Guru Dev Singh, master of Sat Nam Rasayan, once defined meditation as the meeting of love and pain. The same could be said of seva.
What comes first is the discomfort. In fact, that is what defines seva. Seva is not supposed to be all nice, beautiful or amazing. All of those things come at the end, when the seva is over, the person renewed and the subconscious cleansed.
In the meantime you have to deal with the discomfort and challenge, face it and overcome it. That is what MPA is about and that is why, as an integral part of our program, we dare to include 40 days of Parkarma Seva at the Golden Temple.
Right now our students and some of our staff get up every day at 2:00 A.M., get on the bus at 2:30, arrive at the Golden Temple at 3:00, participate in the cleaning of the Golden Temple Parkarma until 4:15 and then go back to school at 4:45. And this goes on for 40 days. We started on October 15th and we will be done on November 23rd.
However, at some point, we stop counting the days because it doesn’t matter anymore. The weight of the experience just overcomes the entire being and, as in the process of meditation, time and space stop being points of reference.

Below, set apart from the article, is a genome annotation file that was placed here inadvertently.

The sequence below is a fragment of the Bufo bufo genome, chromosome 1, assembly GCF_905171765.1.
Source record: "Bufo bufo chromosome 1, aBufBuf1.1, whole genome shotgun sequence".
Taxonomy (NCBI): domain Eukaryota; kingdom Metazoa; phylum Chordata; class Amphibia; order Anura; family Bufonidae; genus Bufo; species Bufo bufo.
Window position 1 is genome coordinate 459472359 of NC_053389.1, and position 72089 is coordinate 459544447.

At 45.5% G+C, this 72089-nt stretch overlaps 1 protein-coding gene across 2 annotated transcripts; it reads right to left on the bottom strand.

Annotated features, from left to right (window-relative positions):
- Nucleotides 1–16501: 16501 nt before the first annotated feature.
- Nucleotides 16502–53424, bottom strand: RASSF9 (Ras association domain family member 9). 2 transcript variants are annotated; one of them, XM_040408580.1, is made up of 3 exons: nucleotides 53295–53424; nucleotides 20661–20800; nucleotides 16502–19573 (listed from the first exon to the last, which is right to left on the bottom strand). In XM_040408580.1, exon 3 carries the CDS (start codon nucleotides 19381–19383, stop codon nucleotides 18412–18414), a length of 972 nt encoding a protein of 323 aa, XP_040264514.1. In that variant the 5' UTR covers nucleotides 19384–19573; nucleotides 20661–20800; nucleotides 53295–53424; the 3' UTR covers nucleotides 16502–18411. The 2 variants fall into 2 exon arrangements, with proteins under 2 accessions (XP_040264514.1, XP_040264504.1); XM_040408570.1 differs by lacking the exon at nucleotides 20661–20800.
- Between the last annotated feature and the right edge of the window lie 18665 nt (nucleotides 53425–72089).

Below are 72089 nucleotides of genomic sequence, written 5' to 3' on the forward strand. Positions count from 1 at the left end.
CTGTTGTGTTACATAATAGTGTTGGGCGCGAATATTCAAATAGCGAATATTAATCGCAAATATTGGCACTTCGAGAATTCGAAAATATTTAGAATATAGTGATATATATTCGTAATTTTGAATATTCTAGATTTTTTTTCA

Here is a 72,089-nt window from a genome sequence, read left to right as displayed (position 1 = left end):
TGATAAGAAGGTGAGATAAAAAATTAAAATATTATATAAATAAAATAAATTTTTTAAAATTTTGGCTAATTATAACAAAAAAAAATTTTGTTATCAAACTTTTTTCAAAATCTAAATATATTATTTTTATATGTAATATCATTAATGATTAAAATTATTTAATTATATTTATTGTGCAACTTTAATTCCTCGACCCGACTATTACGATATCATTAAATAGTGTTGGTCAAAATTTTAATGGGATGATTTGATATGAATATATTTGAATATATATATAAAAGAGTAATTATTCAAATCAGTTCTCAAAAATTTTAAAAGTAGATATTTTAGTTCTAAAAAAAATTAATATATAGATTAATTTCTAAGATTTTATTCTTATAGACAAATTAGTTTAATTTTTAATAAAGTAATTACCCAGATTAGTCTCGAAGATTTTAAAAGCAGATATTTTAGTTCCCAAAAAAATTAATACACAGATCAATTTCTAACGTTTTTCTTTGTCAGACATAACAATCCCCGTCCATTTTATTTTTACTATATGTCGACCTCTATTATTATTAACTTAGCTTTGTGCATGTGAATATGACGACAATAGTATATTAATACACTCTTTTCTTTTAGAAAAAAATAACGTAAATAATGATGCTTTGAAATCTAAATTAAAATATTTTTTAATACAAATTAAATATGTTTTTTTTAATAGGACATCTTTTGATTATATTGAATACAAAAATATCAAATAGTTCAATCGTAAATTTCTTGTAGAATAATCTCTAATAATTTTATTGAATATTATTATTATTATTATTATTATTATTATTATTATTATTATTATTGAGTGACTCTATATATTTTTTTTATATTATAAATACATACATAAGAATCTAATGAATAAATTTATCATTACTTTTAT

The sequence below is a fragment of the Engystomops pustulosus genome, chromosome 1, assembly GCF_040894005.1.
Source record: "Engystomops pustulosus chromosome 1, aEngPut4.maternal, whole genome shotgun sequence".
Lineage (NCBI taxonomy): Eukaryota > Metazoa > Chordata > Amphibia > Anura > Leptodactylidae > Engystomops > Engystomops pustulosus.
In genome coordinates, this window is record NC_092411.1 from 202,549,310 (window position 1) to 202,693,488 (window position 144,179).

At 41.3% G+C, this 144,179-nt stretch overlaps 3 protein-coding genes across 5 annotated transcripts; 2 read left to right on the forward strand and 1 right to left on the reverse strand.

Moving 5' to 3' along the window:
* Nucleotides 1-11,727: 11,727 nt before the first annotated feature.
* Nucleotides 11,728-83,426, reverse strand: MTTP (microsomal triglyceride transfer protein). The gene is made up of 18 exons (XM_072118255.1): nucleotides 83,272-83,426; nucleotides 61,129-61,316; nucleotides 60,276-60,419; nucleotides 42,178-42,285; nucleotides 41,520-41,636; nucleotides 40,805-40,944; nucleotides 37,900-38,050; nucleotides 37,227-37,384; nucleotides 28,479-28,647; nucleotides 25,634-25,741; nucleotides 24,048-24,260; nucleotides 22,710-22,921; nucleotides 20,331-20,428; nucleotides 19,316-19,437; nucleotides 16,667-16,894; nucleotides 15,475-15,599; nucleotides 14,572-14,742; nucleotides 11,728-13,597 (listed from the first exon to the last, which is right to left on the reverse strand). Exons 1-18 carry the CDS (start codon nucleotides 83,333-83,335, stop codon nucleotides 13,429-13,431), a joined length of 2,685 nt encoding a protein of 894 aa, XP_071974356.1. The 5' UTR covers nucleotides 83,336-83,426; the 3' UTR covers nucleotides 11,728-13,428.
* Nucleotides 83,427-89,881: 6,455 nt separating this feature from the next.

What remain are gestures, sensations: the coldness of the air freezing your neck in the very early morning, the touch of the water on the marbled floor of the Golden Temple, the pressure of your arm trying to penetrate the water to fill up the heavy bucket, the pain in your lower back when you try to stand up with one bucket in each hand.
What also remain are strange impressions, like a dream. The light, for example, omnipresent in the night, sometimes too bright, sometimes too blue, creating fantastic settings where everything becomes possible. The water, too, scooped, splashed, pushed and brushed and mysteriously ending up drawing fantastic maps on the smooth floor, reflecting our souls.
And over all of the discomfort reigns a feeling of peace. Not the type of peace that we could naively imagine when we think of a sacred place.
Remains the peace of a mind that finally goes silent in the midst of the ballet of people coming and going in the night.